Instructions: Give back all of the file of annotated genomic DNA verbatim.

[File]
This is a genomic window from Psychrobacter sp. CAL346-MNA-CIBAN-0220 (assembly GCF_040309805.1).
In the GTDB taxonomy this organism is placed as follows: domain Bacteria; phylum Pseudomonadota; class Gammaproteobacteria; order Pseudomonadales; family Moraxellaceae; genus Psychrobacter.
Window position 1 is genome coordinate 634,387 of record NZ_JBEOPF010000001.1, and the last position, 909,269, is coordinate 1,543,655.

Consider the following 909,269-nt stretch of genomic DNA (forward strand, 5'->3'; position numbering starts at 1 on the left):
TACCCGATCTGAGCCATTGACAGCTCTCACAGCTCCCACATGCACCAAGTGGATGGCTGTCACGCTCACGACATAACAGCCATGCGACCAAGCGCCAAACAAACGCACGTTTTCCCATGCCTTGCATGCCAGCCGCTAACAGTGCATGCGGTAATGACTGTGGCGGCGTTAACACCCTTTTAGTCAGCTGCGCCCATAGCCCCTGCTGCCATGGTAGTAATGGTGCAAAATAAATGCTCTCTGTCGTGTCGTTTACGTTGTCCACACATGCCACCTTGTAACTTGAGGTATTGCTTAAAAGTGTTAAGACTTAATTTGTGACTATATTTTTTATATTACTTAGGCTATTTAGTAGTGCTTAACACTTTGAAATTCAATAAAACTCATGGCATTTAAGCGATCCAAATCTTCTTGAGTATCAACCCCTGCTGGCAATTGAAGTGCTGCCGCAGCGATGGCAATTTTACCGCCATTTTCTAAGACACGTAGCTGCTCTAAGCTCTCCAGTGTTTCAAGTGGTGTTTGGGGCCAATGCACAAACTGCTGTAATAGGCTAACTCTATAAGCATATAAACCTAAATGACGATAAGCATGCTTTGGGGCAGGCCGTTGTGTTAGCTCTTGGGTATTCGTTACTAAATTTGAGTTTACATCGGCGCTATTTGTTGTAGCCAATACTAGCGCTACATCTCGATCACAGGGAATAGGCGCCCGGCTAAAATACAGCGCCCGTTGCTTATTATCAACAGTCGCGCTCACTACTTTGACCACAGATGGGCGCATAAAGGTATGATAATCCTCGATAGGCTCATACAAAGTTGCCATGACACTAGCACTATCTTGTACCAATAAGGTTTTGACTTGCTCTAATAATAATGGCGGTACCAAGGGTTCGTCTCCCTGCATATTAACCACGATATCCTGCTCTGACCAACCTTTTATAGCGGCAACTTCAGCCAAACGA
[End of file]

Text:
This is a genomic window from Psychrobacter sp. CAL346-MNA-CIBAN-0220 (assembly GCF_040309805.1).
In the GTDB taxonomy this organism is placed as follows: domain Bacteria; phylum Pseudomonadota; class Gammaproteobacteria; order Pseudomonadales; family Moraxellaceae; genus Psychrobacter.
Window position 1 is genome coordinate 634,387 of record NZ_JBEOPF010000001.1, and the last position, 909,269, is coordinate 1,543,655.

Consider the following 909,269-nt stretch of genomic DNA (forward strand, 5'->3'; position numbering starts at 1 on the left):
TACCCGATCTGAGCCATTGACAGCTCTCACAGCTCCCACATGCACCAAGTGGATGGCTGTCACGCTCACGACATAACAGCCATGCGACCAAGCGCCAAACAAACGCACGTTTTCCCATGCCTTGCATGCCAGCCGCTAACAGTGCATGCGGTAATGACTGTGGCGGCGTTAACACCCTTTTAGTCAGCTGCGCCCATAGCCCCTGCTGCCATGGTAGTAATGGTGCAAAATAAATGCTCTCTGTCGTGTCGTTTACGTTGTCCACACATGCCACCTTGTAACTTGAGGTATTGCTTAAAAGTGTTAAGACTTAATTTGTGACTATATTTTTTATATTACTTAGGCTATTTAGTAGTGCTTAACACTTTGAAATTCAATAAAACTCATGGCATTTAAGCGATCCAAATCTTCTTGAGTATCAACCCCTGCTGGCAATTGAAGTGCTGCCGCAGCGATGGCAATTTTACCGCCATTTTCTAAGACACGTAGCTGCTCTAAGCTCTCCAGTGTTTCAAGTGGTGTTTGGGGCCAATGCACAAACTGCTGTAATAGGCTAACTCTATAAGCATATAAACCTAAATGACGATAAGCATGCTTTGGGGCAGGCCGTTGTGTTAGCTCTTGGGTATTCGTTACTAAATTTGAGTTTACATCGGCGCTATTTGTTGTAGCCAATACTAGCGCTACATCTCGATCACAGGGAATAGGCGCCCGGCTAAAATACAGCGCCCGTTGCTTATTATCAACAGTCGCGCTCACTACTTTGACCACAGATGGGCGCATAAAGGTATGATAATCCTCGATAGGCTCATACAAAGTTGCCATGACACTAGCACTATCTTGTACCAATAAGGTTTTGACTTGCTCTAATAATAATGGCGGTACCAAGGGTTCGTCTCCCTGCATATTAACCACGATATCCTGCTCTGACCAACCTTTTATAGCGGCAACTTCAGCCAAACGA